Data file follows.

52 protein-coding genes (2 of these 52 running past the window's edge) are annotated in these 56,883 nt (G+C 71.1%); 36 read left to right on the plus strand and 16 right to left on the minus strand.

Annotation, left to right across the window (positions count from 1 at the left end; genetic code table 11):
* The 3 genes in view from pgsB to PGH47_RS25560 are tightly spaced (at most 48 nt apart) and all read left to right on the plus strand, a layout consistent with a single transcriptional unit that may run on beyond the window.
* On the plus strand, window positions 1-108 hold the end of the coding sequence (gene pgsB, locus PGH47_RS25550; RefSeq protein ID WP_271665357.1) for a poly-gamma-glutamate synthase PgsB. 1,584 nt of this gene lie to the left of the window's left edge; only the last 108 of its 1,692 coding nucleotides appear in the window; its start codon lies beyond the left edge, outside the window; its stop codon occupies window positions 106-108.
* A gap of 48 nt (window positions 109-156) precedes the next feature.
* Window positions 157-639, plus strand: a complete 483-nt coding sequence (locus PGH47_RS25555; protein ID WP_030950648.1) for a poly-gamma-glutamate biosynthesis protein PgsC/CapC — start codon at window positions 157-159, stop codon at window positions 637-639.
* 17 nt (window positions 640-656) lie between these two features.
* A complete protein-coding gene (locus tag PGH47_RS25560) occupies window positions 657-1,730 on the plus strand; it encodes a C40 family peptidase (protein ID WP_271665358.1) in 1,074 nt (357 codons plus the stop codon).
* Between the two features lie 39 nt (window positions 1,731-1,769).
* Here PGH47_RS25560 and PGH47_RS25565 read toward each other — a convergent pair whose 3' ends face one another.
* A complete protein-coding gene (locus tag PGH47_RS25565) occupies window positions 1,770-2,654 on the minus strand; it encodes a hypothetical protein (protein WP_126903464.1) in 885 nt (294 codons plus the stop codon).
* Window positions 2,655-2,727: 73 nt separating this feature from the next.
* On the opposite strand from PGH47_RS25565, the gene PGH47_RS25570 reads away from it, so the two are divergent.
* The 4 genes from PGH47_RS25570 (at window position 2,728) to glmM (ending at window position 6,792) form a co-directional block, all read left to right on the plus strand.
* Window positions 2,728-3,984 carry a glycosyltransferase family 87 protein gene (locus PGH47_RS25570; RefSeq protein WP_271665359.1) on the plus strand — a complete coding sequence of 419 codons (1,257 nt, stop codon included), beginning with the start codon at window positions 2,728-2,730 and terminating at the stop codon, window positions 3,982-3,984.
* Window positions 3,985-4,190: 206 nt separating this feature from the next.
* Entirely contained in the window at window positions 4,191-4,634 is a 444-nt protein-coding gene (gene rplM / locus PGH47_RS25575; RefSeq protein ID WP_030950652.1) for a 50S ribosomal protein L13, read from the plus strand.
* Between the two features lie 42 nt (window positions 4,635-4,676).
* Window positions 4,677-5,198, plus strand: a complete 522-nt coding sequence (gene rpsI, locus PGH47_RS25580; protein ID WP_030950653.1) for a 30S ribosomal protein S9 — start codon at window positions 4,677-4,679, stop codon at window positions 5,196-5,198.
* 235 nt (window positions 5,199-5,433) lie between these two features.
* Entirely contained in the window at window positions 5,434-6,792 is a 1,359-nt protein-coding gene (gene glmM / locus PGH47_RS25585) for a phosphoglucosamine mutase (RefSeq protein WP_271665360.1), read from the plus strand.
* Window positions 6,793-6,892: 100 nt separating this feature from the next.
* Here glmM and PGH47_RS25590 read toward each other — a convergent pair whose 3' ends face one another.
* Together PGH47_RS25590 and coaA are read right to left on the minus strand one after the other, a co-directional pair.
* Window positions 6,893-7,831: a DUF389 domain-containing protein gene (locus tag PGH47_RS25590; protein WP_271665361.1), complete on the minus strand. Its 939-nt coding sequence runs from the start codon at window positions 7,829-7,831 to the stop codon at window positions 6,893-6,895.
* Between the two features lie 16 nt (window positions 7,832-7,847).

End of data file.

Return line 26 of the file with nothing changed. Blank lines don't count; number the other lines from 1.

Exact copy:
* Between the two features lie 16 nt (window positions 7,832-7,847).